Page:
What is this?
Optical character recognition (OCR) is an automated process that converts a digital image containing numbers and letters into computer-readable numbers and letters. The search engine used on this web site searches OCR-generated text for the word or phrase you are looking for. Please note that OCR is not 100 percent accurate. If the original image is blurry, has extraneous marks, or contains ornate font styles or very small text, the OCR process will produce nonsense characters, extraneous spaces, and other errors, such as those you may see on this page. In addition, the OCR process cannot interpret images and may ignore them or render them as strings of nonsense characters. Despite these drawbacks, OCR remains a powerful tool for making newspaper pages accessible by searching.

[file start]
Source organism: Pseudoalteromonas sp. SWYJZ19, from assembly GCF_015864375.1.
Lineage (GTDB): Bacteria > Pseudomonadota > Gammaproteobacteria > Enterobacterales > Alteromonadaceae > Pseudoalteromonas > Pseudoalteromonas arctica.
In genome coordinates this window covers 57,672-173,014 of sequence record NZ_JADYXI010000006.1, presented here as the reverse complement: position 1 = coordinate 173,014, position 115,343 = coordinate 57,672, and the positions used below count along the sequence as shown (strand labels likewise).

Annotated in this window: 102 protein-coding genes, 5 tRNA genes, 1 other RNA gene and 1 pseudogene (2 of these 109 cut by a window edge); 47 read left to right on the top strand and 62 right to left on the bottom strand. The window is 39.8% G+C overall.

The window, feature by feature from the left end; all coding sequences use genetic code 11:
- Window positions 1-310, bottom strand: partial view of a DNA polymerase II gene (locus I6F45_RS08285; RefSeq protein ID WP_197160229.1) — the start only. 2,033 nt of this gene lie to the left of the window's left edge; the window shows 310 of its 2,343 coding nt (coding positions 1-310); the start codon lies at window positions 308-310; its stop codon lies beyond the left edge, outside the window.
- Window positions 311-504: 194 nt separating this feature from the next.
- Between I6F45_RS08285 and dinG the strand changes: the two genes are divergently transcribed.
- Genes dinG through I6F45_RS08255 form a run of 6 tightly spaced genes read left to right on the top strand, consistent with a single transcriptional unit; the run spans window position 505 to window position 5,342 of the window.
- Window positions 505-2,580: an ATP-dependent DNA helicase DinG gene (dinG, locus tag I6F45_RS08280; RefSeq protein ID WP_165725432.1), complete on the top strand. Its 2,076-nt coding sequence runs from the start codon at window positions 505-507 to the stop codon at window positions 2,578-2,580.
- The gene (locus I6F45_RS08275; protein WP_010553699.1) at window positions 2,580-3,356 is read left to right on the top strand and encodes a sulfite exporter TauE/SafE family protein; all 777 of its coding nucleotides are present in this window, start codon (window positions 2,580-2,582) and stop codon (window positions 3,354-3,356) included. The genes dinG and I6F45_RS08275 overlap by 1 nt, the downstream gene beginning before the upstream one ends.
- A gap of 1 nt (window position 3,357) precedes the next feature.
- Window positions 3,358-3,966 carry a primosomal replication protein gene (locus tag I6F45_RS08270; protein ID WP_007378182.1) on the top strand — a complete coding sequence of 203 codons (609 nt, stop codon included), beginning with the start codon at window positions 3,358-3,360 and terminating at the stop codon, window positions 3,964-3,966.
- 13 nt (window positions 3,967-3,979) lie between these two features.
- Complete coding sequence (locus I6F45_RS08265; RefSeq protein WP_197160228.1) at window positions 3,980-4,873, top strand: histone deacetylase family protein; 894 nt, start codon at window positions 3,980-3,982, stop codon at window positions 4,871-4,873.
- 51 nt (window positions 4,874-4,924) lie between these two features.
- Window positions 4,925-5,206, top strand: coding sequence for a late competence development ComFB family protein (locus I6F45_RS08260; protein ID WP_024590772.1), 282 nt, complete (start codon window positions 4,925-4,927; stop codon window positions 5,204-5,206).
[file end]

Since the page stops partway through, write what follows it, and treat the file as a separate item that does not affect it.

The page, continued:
FHA INDIAN OUTREACH OFFICE OPENED A POPLAR - An Indian Outreach Office of the Farmers Home Administration has opened in Poplar. It will be staffed by Assistant County FHA Supervisor David Allison. The office is located in the rear of the old Traders State Bank building. Office hours will be 9:30 A.M. to 4 P.M. on Mondays and 9 A.M. to 4 P.M. Tuesdays through Fridays. Monday will be used primarily for taking applications although Allison stated that anyone interested could come in anytime he was there. Tuesday through Friday will be used for processing ap- plications, doing appraisals and other related duties. The Outreach Office Ph. No. is 768-3282. The FHA provides credit in four major areas: Farming, Housing, Business and Industrial, and Community programs. Some of the programs within each category are described below. 1. Farmer Credit -Borrower must be a family -sized operator, personally oper- ating his farm, at least on a part-time basis. (a) Farm Ownership Loans: Purpose -To buy land, refinance debts; construct, or improve buildings; improve farmland, develop water facilities, and establish, improve or carry on business enterprise to supplement farming income. These loans may be made to an Indian applicant who owns land in trust or re- stricted states. Who May Borrow -Qualified Indians who will get a substantial share of their income from farming. (b) Farm Operating Loans: Purpose -To buy livestock, equipment, feed, seed, fertilizer, supplies for farm and home operations; refinance debts or pay interest; establish nonfarm enterprises to supplement farm income. Who May Borrow -Eligible Indians who are operating or will operate not larger than family farms. (c) Farm Emergency Loans: Purpose -To pay eligible Indian farm - ere and ranchers for losses resulting from designated disasters. Who May Borrow -Eligible Indian farm- ers and ranchers who suffered a substan- tial loss from the designated disaster. Also Included in this category are: Ir- rigation and Drainage Loam, Grazing Association Loans, Tndian Land Acquisi- tion Loans, Soil and Water Conservation Loans - individuals, Recreation, Enter- prise Loans, and Youth Loans.. 2. Housing Credit -Families of low to moderate income may obtain loans to buy, build, or repair homes for their own use. Loans for rental housing may be made to individuals, partnerships, trusts, and Indian profit and nonprofit Corporations. Housing is for open coun- try or towns that are rural in Charac- ter with population not more than 10,000. (a) Individual Homeownership Loans: Purpose -To buy, build, improve, or relocate homes, to buy building sites, and to refinance certain housing debts. Who May Borrow -Low to moderate income Indian families who will occupy homes in rural areas. These loans may be made to an Indian applicant who owns land in a trust or restricted statue. (b) Repair and Rehabilitation Housing Loans: Purpose-To make repairs to remove health and safety hazards. Who May Borrow -Very low income owner - occupants who have repayment capability for small loans. Also included in this category are: Rental and Cooperative Housing Loans, Rural Housing Site Loans, Self -Help Technical Assistance Grants, and Farm Labor Housing Loans and Grants. 3. Business and Industrial Credit - Loans to promote development of business and industry, or for small business en- terprises, in rural communities, in- cluding towns not over 50,000 and on Indian reservations. Preference is given to applications for projects in open country, rural places such as reserva- tions, and towns , of 25,000 and smaller. (a) Business and Industrial Loans: Purpose -To develop or finance busi- ness or industry, increase income and employment, and control or abate pollu- tion. Who May Borrow -Individuals and legal entities, including public and private organizations, and recognized Indian tribal groups. ASSISTANT COUNTY FHA SuFERVISOR DAVID ALLISON 4. Community Credit -Rural towns of up to 10,000 population, counties, and special purpose districts may borrow tn improve or develop essential community facilities. Nonprofit corporations may also receive loan assistance when ade- quate plans for loan repayments are made. This category includes Community Fa- cility Loans and Resource Conservation and Development and Watershed Loans. Allison stated that the FHA can pur- chase trust or restricted lands for in- dividual Indiana and they will take mortgages on trust land. He also said that the FHA should fill in the spot be- tween BL( Revolving Credit and area banks .# Wotaninwowapi 3 March 13, 1975 Debbie Surface, a student at Poplar High School, being sworn into the Defense Contract Administration Service, Seattle District, by Gerald Gwin of Glasgow, Poplar area Supervisor, on Dec. 12, 1974. Mies Surface is a partici- pant of the Student In School Program sponsored by the Dept. of Defense. Miss Surface duties are filing, typing and general office duties assisting the DCAS-Quality As- surance Representatives at Multiplex West and A & S In- dustries in Poplar.# ouruvis TOURNAMENT CHAMPS The Brockton Outlaws took first place honors in the Reservation Basketball League Tournament held in Poplar March 6 ,7,899. The Brockton Outlaws won the champi- onship game by beating the Wolf Point Road Runners 123 to 87. The Brockton Chiefs took the third place trophy fol- lowed by fourth place Bainville and fifth place Enco Tigers. The Team Sportsmanship trophy went to the Froid team for the second time in two years. The All-Star Team consisted of: Willie Weeks-Wolf Point Road Runners Felix McGowan-Brockton Outlaws Clayton Small-Brockton Chiefs Denver Atkinson-Enco Tigers James Fraley-Brockton Chiefs Walt Peterson-Bainville Terry Portra-Brockton Outlaws Lyle Hove-Froid Rodney Miller -Wolf Point Chieftain Roger White -Wolf Point Chieftain Bobby Weeks -Wolf Point Road Runners Eddy O. Smith -Sioux Nation The team scores for the tournament, in the order they were played are: Froid 80 Renegades 58 Bainville 136 Ft Peck Indians 92 Sioux Nation 149 Industries 51 Enco Tigers 82 W.P. Road Runners 111 Brockton Outlaws 85 Froid 72 Bainville 73 W.P. Indy's 74 Brockton Chiefs 136 Sioux Nation 117 W.P. Road Runners 106 W.P. Chieftians 97 Renegades 70 Ft Peck Indians 105 Enco Tigers by forfeit over Indians Brockton Outlaws 114 W.P. Indy's 77 Brockton Chiefs 89 W.P. Road Runners 9\ Froid 94 Sioux Nation 68 Bainville by forfeit over W.P. Chief- tains Ft Peck Indians 96 Enco Tigers 116 Froid 95 Bainville 70 W.F. Indy's 95 Brockton Chiefs 95 Brockton Outlaws 123 W.P. Road Runners 87# Gary Nail loses the ball and his balance to %my Vise Bpi: Sioux Nation won the game 149 to 51, Pictured L to R: Tonk) Wise Spirit, Rodney Clark, Jake White Bull, Gary Mail, Myi Four Bear, Eddy O. Smith, and Edward Shields. Eddy Smith makes lay up for Sioux Nation in one a- gainst A & S Industries. Pictured L to R: Rodney Clark, Myron Four Bear, Kenneth shields Jr., Tony Wise Spirit, and Eddy H. Smith.